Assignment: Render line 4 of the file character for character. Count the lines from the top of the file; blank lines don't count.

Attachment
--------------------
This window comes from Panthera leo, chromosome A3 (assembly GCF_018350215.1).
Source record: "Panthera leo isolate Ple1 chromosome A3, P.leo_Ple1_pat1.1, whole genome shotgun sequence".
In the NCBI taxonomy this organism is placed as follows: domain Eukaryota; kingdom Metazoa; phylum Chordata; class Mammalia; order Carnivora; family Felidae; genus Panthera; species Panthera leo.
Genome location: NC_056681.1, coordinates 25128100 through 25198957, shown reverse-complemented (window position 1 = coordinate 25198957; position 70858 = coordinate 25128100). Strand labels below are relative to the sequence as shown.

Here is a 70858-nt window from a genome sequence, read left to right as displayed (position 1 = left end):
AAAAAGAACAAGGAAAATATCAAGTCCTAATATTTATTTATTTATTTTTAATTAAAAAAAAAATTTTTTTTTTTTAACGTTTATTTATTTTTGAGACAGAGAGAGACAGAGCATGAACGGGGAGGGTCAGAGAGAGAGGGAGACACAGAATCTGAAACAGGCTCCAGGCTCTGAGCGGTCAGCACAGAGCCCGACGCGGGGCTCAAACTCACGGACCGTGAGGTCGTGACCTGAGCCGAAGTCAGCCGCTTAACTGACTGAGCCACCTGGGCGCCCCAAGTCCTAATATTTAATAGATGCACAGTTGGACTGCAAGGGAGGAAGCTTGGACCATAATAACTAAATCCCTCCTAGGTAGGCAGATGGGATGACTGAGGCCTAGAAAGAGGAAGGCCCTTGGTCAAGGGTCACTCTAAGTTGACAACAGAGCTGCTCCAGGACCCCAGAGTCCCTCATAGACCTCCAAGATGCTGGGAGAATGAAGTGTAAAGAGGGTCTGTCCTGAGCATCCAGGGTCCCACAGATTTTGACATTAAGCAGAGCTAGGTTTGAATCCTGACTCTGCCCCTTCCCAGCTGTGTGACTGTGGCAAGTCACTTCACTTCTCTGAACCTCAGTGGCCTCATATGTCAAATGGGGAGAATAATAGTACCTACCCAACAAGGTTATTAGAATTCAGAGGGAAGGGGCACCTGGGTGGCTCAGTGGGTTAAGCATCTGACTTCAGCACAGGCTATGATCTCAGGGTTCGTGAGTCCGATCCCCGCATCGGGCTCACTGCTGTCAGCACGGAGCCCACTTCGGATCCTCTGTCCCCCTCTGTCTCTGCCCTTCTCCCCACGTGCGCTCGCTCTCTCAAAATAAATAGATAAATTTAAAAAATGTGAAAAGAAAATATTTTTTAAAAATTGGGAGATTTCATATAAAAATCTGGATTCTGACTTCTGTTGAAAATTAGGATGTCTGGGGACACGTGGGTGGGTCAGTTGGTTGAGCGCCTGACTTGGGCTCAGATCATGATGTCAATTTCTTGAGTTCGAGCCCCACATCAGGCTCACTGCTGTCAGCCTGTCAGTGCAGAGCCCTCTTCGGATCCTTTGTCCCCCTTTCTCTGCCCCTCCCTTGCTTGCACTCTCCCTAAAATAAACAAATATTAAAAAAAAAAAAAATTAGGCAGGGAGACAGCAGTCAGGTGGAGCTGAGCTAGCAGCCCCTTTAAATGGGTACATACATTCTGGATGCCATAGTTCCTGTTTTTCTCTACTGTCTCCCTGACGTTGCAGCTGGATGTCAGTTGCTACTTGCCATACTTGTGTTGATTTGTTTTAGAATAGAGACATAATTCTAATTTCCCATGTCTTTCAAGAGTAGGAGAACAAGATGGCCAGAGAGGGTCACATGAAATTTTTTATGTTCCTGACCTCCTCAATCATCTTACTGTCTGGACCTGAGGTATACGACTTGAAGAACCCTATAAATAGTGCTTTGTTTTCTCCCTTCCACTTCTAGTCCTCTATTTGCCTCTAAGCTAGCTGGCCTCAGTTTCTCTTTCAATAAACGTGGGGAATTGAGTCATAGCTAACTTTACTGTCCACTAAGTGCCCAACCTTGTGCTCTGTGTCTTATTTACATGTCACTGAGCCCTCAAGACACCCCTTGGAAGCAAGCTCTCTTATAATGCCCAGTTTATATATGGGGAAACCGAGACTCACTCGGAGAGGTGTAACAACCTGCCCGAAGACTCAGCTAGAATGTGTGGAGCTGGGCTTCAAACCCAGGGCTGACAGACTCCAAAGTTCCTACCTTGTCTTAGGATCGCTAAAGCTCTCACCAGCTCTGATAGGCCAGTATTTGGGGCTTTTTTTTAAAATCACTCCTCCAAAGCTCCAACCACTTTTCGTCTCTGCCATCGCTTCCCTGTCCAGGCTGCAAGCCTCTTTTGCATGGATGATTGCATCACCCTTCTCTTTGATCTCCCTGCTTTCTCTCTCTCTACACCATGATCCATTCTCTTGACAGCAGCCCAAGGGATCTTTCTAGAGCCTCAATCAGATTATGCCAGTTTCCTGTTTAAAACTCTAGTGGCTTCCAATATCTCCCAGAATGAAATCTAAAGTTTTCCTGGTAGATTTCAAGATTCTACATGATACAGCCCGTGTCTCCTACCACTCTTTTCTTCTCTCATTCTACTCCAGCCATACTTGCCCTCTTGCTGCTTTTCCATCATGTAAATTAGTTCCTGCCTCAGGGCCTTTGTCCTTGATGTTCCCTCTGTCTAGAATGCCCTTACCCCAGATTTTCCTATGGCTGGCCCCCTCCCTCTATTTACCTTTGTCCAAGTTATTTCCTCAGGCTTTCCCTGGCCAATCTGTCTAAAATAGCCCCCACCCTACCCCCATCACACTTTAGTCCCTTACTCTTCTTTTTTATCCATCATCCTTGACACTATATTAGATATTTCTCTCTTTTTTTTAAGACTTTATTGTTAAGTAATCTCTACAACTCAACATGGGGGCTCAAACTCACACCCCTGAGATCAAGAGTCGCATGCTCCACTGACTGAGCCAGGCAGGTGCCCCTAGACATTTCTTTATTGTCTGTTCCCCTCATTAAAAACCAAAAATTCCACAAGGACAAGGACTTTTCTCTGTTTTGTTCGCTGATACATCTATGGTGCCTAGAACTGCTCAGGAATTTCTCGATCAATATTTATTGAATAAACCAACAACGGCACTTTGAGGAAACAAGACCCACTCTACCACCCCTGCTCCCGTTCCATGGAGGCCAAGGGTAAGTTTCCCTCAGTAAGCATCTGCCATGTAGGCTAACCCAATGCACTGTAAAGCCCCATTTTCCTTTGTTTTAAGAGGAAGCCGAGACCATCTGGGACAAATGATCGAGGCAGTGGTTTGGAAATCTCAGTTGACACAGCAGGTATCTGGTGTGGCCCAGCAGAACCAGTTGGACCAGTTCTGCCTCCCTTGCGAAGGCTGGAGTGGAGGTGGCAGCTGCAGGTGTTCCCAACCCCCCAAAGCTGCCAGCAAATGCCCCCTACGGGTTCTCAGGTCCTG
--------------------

Genome location: NC_056681.1, coordinates 25128100 through 25198957, shown reverse-complemented (window position 1 = coordinate 25198957; position 70858 = coordinate 25128100). Strand labels below are relative to the sequence as shown.